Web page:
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From left to right: Bernabé Zea, Jose Maria Carulla, Elisenda Vendrell, Nicolás Vincent-Ruiz, Lluis Ribas and Javier Merino. Photo: CataloniaBio.

Patent, from corporate credibility to technology or research protection

The successes and failures when designing an IP strategy for a product or technology in the field of life sciences; the main aspects to be taken into account when preparing the strategy for the management of intellectual property and how and in which countries it is most advantageous to internationalize a patent are some of the issues that were put on the table for discussion at the last workshop Lessons Learned, organized by the business association CataloniaBio and Biocat on 21 of May at the Parc Científic de Barcelona (PCB). 

During this session, attendees could learn from the personal experience of the experts. The participants talked about pantents, emphasizing the protection strategy of technology, process and product, on what is the best time to protect and what are the risks that SMEs should consider. Also. they  discussed about IP from different points of view: large enterprises, SMEs, consultants, start-up, etc.

“There is no more tangible way to quantify technology than with a patent. It’s an issue that we’ve been very concerned about ever since we started the company,” explained Lluís Ribas, founder and CSO of Omnia Molecular at this session of Lessons Learned. Omnia Molecular researches new antibiotics and antifungal medicines using their own screening strategies. Their approach to intellectual and industrial property has evolved and they now have two patents protecting their technology in nearly all the world. In 2005, when the company began as a spin-off of ICREA, IRB Barcelona and the PCB, “Generating patents wasn’t a priority. We were deterred by the cost and the time it required,” said Ribas. What tipped the scales in favor of patenting was “The peace of mind patents gave the institutions we came out of, but what we wanted was to find drug candidates,” specified the founder of Omnia. And, from 2008, with our first investors, “We decided that protecting our technology with alternative methods was more effective.”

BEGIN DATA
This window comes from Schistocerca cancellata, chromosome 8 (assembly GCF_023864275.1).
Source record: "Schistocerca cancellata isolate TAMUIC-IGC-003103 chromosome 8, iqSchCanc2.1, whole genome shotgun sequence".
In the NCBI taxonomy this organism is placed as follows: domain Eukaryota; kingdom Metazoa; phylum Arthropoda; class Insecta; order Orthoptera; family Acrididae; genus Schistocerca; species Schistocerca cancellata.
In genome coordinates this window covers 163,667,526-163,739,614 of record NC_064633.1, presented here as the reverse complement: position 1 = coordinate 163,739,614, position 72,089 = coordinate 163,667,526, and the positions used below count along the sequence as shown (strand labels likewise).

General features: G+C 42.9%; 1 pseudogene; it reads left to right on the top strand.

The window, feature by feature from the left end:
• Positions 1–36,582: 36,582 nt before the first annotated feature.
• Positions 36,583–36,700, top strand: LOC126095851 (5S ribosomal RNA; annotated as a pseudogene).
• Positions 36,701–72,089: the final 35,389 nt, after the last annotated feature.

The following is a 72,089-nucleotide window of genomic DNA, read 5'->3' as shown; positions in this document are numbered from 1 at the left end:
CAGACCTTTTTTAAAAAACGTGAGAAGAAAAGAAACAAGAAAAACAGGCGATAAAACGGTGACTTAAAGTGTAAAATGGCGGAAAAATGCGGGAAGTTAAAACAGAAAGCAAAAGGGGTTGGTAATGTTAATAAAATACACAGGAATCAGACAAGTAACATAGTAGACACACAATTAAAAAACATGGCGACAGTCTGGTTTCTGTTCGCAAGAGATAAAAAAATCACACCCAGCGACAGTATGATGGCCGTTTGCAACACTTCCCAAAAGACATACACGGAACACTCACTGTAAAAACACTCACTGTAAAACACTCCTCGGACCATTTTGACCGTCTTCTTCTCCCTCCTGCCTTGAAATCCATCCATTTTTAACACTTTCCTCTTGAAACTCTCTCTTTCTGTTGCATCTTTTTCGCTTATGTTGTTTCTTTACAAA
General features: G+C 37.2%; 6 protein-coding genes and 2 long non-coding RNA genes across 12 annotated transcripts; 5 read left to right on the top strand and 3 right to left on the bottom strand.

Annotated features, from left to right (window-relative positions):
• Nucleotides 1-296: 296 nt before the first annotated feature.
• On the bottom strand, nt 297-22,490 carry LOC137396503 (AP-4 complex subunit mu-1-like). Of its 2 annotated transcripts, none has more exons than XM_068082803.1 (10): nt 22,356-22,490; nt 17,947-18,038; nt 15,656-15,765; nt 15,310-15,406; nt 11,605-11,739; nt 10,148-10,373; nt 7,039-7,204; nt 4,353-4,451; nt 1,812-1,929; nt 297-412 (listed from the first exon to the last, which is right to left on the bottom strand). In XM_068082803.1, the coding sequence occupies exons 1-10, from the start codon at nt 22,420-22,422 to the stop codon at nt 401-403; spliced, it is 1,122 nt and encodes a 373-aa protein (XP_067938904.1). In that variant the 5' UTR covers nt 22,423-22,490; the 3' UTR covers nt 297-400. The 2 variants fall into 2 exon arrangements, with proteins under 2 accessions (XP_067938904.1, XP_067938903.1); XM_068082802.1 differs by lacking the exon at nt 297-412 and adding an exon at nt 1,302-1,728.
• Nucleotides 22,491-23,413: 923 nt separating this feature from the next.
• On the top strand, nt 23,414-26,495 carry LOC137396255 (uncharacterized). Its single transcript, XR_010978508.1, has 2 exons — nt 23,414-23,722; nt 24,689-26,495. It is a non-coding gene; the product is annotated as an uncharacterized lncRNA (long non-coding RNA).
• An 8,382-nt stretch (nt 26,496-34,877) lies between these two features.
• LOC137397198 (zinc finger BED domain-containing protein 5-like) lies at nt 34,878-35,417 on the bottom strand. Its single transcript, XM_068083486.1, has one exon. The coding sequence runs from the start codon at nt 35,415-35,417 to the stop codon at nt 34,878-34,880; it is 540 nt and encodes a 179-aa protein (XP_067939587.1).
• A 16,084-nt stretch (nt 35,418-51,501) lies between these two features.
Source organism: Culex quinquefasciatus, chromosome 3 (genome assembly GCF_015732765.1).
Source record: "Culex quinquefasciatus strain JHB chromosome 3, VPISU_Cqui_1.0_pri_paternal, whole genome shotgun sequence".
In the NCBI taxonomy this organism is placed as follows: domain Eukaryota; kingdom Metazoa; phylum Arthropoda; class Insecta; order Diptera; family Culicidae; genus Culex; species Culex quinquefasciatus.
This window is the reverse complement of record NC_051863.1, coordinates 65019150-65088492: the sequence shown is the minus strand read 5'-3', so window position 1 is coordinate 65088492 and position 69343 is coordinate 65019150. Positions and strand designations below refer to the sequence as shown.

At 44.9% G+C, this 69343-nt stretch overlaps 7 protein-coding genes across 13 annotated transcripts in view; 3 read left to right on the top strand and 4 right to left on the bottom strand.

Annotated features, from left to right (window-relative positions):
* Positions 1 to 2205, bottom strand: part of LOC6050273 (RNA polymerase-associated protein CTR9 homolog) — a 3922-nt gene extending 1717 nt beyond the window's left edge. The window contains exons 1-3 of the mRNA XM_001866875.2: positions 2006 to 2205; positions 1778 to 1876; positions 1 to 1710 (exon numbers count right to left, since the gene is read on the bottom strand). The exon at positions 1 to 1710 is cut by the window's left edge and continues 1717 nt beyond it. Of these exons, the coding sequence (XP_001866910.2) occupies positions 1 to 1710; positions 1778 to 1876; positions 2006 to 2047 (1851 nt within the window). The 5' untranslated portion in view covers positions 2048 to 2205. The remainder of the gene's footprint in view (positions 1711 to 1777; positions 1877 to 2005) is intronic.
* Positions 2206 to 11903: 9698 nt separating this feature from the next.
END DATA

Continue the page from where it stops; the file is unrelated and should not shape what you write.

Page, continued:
From the point of view of a research center, Elisenda Vendrell, director of the Knowledge and Technology Transfer Office at August Pi i Sunyer Biomedical Research Institute (IDIBAPS)-Hospital Clínic, believes it is necessary to strengthen the following aspects: protecting when it is possible and there is a potential for return, initiating conversations with industry from the very beginning, notifying researchers of the transfer process and its returns and keeping them involved at all times. Based on the concept that the institution holds the patent and the researchers are listed as the inventors “and they don’t always understand it that way, so it is important to communicate this clearly,” said Vendrell.

IDIBAPS-Hospital Clínic currently has 62 active families of patents (many held jointly with other institutions), 10 registered software programs and 232 licensing, collaboration and alliance agreements. Although each center has its own internal policy, IDIBAPS “shares the exploitation benefits equally among the inventors, the research group and the institution. And this is an incentive for them to continue doing research,” Vendrell explained. She also recognized that “we are increasingly asked for the impact it will have on society, whether economic or by generating employment, a new drug or diagnostic tool for a specific disease.”